Crunch time for the Anti-money laundering and counter-terrorism legislation – St. Maarten can not afford financial “blacklisting”.

It should be emphasized that St. Maarten has already complied with most of the AML/CTF recommendations.
The last few recommendations to be implemented on St. Maarten have however generated the most contention.
Understandably so, because these recommendations have been inserted into our Civil, respectively Criminal Codes.
In brief, the matter of shares in bearer’s name will no longer be possible. ( Civil Code).
The offenses of money laundering and terrorism financing will be named as such and penalized as such. (Criminal Code)
Thirdly and most importantly, the entire Criminal Procedure Code has been revised, following the revision of the Criminal Code several years ago.
The Criminal Procedure Code regulates the process of punishment, prosecution, sentencing, appealing, due process etc., not only for money laundering and terrorist acts, but for all criminal offenses.
As with all legislation, the above Codes had to be handled in Central Committee and then in a public meeting, where they will be voted on.
Due to the differences in opinion regarding these laws, their effects or no effects as some in parliament have claimed, and not wanting to risk a voting down of these laws, I kept asking of the minister that he reviews the concerns expressed by Members of Parliament and seek a compromise. I recommend that the general public check back in the meetings of parliament online to hear the views as expressed by members of parliament. I also requested the offices of the Court and the Public Prosecutor as well as the Bar Association to provide Parliament with their views on the topic of Crown Witness. It should be noted that the Crown Witness is permissible and practiced today in our justice system.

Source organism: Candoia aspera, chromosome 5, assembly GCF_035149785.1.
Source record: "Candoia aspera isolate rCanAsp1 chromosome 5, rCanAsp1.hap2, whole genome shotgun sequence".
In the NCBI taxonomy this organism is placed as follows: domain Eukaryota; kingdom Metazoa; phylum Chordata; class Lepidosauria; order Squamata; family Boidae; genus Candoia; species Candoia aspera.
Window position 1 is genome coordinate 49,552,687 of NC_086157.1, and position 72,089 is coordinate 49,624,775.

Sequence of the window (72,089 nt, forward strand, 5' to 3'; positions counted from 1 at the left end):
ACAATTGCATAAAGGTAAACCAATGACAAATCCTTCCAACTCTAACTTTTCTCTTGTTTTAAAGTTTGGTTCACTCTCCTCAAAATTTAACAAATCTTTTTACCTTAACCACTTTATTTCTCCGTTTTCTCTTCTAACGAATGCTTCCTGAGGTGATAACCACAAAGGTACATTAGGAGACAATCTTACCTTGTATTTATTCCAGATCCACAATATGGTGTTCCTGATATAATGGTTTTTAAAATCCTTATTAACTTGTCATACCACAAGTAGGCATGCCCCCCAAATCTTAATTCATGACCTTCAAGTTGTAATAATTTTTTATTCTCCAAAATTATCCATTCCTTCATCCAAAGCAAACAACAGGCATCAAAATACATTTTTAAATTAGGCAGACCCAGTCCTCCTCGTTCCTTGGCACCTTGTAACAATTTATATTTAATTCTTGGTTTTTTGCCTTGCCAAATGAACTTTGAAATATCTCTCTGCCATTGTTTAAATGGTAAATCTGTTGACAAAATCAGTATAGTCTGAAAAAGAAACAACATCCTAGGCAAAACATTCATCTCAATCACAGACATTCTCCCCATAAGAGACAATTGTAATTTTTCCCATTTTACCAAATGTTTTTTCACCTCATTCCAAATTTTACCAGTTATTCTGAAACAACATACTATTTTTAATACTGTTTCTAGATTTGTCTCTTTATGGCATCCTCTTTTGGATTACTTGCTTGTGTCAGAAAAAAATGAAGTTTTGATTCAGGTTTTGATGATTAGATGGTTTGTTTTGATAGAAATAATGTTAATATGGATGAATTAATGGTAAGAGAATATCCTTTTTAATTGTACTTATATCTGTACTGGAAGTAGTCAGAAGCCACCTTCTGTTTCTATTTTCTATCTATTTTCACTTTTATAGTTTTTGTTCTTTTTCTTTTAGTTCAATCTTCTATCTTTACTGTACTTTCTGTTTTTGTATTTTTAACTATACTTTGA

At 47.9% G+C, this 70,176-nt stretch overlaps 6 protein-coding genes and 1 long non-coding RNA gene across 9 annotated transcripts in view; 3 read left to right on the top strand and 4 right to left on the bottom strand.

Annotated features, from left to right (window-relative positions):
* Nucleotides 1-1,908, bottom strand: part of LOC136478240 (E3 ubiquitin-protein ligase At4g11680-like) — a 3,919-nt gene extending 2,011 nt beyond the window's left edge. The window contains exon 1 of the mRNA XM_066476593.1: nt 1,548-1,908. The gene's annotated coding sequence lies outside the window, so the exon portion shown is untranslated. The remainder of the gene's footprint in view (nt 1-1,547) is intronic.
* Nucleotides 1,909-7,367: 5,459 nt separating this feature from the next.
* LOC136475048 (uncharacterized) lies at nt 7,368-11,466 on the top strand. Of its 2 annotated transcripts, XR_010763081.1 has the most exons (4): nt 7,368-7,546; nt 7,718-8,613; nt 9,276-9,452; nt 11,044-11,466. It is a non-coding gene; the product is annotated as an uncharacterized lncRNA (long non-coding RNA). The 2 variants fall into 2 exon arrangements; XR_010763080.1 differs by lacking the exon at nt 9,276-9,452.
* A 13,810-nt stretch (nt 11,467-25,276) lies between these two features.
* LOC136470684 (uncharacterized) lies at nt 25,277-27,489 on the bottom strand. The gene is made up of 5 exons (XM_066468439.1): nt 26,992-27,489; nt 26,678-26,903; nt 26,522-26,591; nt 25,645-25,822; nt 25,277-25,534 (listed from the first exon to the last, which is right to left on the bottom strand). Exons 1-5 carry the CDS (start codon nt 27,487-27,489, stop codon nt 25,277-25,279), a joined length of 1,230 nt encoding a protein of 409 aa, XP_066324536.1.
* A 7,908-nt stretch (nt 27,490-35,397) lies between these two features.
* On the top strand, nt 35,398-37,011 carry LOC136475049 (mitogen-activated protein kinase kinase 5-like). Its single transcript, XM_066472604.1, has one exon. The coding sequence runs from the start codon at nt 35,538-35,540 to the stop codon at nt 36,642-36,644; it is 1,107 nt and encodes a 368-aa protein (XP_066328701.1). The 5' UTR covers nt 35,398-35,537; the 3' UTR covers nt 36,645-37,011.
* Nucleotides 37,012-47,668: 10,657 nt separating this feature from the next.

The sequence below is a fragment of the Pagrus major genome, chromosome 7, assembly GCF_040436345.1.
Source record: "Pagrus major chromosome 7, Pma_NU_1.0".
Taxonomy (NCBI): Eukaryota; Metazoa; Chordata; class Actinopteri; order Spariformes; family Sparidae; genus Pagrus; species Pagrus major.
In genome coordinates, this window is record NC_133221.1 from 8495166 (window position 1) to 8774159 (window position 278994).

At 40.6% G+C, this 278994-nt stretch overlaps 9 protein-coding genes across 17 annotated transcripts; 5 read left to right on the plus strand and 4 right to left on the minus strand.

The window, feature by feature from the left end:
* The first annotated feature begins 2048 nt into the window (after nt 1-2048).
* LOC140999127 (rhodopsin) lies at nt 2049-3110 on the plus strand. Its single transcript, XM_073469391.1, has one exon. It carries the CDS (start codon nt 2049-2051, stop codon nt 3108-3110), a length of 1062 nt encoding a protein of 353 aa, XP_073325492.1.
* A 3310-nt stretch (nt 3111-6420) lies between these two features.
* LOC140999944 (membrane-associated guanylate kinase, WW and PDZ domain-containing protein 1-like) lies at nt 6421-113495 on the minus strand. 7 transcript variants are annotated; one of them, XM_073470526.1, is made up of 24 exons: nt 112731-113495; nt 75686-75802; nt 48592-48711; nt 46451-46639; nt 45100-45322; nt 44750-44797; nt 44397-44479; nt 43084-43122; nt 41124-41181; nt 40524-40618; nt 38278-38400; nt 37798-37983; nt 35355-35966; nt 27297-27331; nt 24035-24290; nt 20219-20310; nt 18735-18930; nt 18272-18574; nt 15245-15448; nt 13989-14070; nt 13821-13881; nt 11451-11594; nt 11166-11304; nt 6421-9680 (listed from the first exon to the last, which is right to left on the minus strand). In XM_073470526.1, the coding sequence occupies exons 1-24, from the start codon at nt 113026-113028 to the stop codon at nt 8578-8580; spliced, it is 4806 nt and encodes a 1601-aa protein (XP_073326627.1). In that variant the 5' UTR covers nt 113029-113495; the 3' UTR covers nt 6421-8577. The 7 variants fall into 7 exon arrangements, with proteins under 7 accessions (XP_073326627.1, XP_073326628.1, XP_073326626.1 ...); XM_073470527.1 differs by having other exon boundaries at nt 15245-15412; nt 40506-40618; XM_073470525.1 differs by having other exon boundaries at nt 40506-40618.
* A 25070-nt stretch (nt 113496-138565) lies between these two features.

We are faced with the question of letting it remain as is ( jurisprudence) or giving it a place in our Criminal Procedure Code. Once written (codified) , it can be easier contested and challenged.
The Ministry of Justice and the Secretariat of parliament are now working on the reports from the Central Committee meetings on these laws, in order to proceed to the Public Meeting.
In the meantime the clock is ticking towards November.
If the parliament is serious about avoiding a statement from the CFATF, that could potentially cripple our entire financial system, this matter can be resolved as follows:
  1. The minister declared himself willing to address the “automatic de-registering” of foundations etc. by the Chamber of Commerce.
  2. The Ombudsman’s check (6 weeks period) should be included in the law to ensure there are no constitutional infringements. That is not currently the case.
  3. The much contended CRIMINAL PROCEDURE CODE, if passed, will only go into effect by another NATIONAL ORDINANCE. So parliament will have another opportunity to vote on the effective date of our new Criminal Procedure Code. I will propose when we get so far to consider a different implementation date for some parts of the Criminal Procedure Code. Like this, parliament’s understanding for the risk of none compliance will be evident from the passing of the law AND parliament’s concerns for some parts of the law, due to time pressure, can be allayed by legislating the implementation only after further and in-depth analysis of those specific parts.